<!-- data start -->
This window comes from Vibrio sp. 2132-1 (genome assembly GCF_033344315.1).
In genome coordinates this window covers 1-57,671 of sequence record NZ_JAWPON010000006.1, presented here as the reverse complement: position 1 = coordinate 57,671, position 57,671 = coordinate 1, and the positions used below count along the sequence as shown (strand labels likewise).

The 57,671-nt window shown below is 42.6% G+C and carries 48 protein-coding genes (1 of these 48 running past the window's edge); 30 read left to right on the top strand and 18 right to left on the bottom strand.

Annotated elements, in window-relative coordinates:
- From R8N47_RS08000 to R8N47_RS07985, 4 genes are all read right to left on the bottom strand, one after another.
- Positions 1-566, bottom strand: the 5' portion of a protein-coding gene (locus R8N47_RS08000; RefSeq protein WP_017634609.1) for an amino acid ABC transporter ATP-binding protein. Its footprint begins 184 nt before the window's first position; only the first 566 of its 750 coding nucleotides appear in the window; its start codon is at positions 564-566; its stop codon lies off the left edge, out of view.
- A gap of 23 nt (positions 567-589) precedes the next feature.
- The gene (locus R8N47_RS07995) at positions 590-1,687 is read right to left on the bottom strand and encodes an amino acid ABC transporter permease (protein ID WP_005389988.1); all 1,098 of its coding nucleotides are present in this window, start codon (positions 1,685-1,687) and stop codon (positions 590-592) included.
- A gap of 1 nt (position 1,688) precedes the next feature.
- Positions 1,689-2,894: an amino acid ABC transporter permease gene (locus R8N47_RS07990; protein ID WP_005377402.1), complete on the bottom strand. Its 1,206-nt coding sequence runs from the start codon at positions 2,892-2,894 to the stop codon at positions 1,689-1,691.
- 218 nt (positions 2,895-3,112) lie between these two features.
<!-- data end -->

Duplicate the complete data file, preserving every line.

This window comes from Vibrio sp. 2132-1 (genome assembly GCF_033344315.1).
In genome coordinates this window covers 1-57,671 of sequence record NZ_JAWPON010000006.1, presented here as the reverse complement: position 1 = coordinate 57,671, position 57,671 = coordinate 1, and the positions used below count along the sequence as shown (strand labels likewise).

The 57,671-nt window shown below is 42.6% G+C and carries 48 protein-coding genes (1 of these 48 running past the window's edge); 30 read left to right on the top strand and 18 right to left on the bottom strand.

Annotated elements, in window-relative coordinates:
- From R8N47_RS08000 to R8N47_RS07985, 4 genes are all read right to left on the bottom strand, one after another.
- Positions 1-566, bottom strand: the 5' portion of a protein-coding gene (locus R8N47_RS08000; RefSeq protein WP_017634609.1) for an amino acid ABC transporter ATP-binding protein. Its footprint begins 184 nt before the window's first position; only the first 566 of its 750 coding nucleotides appear in the window; its start codon is at positions 564-566; its stop codon lies off the left edge, out of view.
- A gap of 23 nt (positions 567-589) precedes the next feature.
- The gene (locus R8N47_RS07995) at positions 590-1,687 is read right to left on the bottom strand and encodes an amino acid ABC transporter permease (protein ID WP_005389988.1); all 1,098 of its coding nucleotides are present in this window, start codon (positions 1,685-1,687) and stop codon (positions 590-592) included.
- A gap of 1 nt (position 1,688) precedes the next feature.
- Positions 1,689-2,894: an amino acid ABC transporter permease gene (locus R8N47_RS07990; protein ID WP_005377402.1), complete on the bottom strand. Its 1,206-nt coding sequence runs from the start codon at positions 2,892-2,894 to the stop codon at positions 1,689-1,691.
- 218 nt (positions 2,895-3,112) lie between these two features.